Like their contemporaries, the Tsuchiuras were experimenting with furniture design. Two upholstered reclining chairs and a vanity and footstool are on display. The pieces employ the tubular steel that was coming into vogue at the time, but are more referential to the turn-of-the-century bentwood forms of Thonet and Alvar Aalto's Paimio chair (circa 1931). The Tsuchiura furniture also seems to be much more comfortable and usable than any of the furniture their former mentor Frank Lloyd Wright had designed.

Self-portrait in oil, by Nobuko Tsuchiura.

All photos by Nicolai Kruger, by permission of the Edo-Tokyo Open Air Architectural Museum.

Today Nobuko Tsuchiura is widely recognized as Japan's first female architect, but whether she realized that at the time is unclear. The accompanying exhibition text for A Dream of Modern Architecture does not give any indication of the challenges Nobuko most certainly faced as a woman in her field. There have been some legendary slights for women in architecture, as when Charlotte Perriand, the revered French architect and furniture designer, turned up at Le Corbusier's atelier for an interview in 1927. He famously bid her adieu with a "We don't embroider cushions here." Through her persistence, she was later invited back and they had a long series of collaborations, but it took decades for Perriand to get equal recognition. A more contemporary example is Denise Scott Brown, who is still waiting to be credited retroactively for the 1991 Pritzker Prize that even her husband and lifelong collaborator Robert Venturi insists she deserves to share with him. Perhaps, considering the times, Nobuko Tsuchiura simply accepted that her credibility as a designer heavily hinged on the presence of her husband. As is often the case with husband-wife creative collaborators, their lives and oeuvres are so intertwined that we may never know where the ideas of one stopped and the other started.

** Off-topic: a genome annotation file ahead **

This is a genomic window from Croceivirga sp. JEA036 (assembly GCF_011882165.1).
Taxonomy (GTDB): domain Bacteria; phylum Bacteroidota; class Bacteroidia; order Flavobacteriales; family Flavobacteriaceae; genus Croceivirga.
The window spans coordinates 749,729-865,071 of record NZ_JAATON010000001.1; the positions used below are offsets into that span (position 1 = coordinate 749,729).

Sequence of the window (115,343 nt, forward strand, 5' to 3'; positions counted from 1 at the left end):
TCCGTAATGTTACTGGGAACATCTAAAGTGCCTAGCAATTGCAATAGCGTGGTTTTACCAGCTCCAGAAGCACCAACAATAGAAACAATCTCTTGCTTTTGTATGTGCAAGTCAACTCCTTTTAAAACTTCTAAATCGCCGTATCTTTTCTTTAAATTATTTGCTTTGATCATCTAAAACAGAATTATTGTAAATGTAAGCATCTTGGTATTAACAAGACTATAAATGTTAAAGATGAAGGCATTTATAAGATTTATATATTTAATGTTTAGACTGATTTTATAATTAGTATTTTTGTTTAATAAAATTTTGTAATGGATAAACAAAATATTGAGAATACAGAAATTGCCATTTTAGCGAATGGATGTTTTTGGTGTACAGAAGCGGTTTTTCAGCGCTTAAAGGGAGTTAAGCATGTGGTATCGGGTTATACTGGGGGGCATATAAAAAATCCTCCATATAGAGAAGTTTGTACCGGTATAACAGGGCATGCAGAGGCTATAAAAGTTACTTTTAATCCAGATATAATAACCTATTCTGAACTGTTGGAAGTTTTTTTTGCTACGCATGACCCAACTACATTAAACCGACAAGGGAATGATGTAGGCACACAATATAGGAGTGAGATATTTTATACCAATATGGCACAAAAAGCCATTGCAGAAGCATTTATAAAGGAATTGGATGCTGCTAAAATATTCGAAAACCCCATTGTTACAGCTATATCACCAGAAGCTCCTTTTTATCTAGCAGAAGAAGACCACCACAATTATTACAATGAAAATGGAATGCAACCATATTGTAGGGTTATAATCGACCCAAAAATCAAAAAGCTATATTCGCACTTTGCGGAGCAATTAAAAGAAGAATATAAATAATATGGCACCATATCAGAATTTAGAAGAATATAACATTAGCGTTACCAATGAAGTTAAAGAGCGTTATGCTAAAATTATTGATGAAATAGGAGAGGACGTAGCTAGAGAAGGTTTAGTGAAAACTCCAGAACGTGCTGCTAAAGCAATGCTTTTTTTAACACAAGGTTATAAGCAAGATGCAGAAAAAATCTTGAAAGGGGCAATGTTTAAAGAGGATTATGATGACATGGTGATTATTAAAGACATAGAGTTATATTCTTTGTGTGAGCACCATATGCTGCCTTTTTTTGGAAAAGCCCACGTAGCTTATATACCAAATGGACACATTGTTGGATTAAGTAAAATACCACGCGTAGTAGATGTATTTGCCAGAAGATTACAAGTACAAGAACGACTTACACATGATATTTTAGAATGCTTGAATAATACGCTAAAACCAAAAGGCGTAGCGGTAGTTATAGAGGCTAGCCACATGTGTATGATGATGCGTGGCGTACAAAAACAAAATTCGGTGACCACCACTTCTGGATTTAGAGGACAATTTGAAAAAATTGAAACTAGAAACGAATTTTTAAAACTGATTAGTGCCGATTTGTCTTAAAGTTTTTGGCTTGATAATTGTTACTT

A Dream of Modern Architecture: The Work of Kameki and Nobuko Tsuchiura
Edo-Tokyo Open Air Architectural Museum
15 March - 18 May 2014
Nicolai Kruger, AIA
Nicolai Kruger is an architect managing international projects at Pelli Clarke Pelli Architects, Japan. She has been living in Tokyo since 2006. She received her BFA in Design at Cornish College of the Arts in Seattle, followed by her Masters of Architecture at the University of Oregon. Her principal areas of interest include mixed-use, temporary structures, exhibition and lighting design.